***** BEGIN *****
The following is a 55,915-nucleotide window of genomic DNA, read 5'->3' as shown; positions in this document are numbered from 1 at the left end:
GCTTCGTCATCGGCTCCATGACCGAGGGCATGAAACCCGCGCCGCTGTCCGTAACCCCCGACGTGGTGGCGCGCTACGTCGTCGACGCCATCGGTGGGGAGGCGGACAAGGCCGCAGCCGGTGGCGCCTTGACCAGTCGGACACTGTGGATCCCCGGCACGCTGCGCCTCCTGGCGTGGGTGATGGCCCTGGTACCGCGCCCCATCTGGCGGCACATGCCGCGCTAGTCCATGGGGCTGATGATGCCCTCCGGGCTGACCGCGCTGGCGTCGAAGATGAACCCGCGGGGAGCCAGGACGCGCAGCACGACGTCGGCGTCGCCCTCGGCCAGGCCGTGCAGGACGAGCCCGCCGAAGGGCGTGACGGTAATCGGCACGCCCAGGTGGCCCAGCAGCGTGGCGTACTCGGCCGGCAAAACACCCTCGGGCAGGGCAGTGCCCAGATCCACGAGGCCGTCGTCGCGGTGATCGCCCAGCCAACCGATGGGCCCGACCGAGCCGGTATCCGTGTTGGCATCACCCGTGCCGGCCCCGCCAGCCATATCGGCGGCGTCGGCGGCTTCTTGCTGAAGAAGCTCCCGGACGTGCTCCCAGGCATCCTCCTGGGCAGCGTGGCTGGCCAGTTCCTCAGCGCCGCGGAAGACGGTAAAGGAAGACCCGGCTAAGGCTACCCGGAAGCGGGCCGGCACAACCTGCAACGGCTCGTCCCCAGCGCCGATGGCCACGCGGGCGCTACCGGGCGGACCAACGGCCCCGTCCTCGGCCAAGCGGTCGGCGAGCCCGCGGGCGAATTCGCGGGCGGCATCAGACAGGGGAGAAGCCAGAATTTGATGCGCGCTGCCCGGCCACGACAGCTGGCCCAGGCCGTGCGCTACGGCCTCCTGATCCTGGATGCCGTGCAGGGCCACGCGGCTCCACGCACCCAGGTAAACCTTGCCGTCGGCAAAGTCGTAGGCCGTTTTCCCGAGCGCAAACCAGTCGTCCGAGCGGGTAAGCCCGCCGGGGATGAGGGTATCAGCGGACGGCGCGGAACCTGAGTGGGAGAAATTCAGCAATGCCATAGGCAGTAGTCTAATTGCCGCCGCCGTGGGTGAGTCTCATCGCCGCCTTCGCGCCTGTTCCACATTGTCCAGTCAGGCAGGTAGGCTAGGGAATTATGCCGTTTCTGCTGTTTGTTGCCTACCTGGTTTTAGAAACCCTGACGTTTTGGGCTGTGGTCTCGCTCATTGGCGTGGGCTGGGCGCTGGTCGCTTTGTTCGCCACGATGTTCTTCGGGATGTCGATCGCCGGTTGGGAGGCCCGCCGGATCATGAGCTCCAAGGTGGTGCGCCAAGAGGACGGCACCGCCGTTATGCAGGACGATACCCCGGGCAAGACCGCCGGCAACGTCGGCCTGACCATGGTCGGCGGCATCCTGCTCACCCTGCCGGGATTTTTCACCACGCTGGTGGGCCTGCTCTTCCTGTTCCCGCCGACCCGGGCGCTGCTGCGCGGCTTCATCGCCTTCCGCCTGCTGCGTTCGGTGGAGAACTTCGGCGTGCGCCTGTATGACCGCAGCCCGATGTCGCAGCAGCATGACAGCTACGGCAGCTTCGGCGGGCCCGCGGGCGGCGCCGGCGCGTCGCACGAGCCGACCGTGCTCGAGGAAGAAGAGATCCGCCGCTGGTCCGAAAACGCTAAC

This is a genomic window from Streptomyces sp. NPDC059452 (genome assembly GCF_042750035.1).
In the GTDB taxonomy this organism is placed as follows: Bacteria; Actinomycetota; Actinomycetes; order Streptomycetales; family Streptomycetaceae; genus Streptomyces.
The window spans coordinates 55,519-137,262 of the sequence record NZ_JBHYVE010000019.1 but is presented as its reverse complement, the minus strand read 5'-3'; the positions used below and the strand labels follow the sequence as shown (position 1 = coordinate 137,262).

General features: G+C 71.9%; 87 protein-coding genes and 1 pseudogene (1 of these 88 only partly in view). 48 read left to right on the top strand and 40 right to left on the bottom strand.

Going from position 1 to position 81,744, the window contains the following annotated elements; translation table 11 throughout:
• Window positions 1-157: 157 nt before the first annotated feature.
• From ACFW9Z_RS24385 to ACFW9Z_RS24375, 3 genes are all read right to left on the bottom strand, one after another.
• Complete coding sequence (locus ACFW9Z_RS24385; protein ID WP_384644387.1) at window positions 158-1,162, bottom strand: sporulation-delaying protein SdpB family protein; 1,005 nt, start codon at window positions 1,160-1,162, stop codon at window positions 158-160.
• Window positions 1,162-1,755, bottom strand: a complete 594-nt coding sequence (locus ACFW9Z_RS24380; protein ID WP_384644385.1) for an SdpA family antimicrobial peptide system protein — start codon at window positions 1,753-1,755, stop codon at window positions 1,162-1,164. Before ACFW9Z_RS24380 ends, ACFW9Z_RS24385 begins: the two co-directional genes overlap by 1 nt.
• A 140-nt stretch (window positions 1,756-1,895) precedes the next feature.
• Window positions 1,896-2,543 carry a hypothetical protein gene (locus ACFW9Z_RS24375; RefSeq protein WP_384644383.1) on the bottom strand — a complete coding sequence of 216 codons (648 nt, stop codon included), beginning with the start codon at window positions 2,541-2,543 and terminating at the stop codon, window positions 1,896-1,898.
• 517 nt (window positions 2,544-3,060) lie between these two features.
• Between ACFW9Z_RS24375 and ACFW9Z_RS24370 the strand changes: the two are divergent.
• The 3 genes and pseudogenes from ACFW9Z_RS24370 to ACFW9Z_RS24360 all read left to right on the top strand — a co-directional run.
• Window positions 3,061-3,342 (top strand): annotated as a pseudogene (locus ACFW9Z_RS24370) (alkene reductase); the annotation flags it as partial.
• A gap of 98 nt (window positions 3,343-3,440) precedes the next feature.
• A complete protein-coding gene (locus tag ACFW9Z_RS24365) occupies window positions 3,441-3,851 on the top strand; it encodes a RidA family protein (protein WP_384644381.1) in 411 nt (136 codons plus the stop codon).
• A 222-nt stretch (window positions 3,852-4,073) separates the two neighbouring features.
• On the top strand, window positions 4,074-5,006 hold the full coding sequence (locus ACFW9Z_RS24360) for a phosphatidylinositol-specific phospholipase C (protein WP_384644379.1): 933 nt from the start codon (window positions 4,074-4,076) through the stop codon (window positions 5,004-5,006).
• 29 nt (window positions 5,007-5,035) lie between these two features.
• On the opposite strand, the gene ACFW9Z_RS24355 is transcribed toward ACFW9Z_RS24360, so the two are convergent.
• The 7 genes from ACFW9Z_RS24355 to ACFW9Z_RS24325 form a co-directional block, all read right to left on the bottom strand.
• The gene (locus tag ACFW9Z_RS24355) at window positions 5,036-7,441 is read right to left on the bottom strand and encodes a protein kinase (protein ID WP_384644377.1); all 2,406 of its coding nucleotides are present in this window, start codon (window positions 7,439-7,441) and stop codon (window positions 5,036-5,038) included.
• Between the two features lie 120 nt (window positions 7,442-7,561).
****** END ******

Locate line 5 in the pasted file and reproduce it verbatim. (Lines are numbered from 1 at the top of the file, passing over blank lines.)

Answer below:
The window spans coordinates 55,519-137,262 of the sequence record NZ_JBHYVE010000019.1 but is presented as its reverse complement, the minus strand read 5'-3'; the positions used below and the strand labels follow the sequence as shown (position 1 = coordinate 137,262).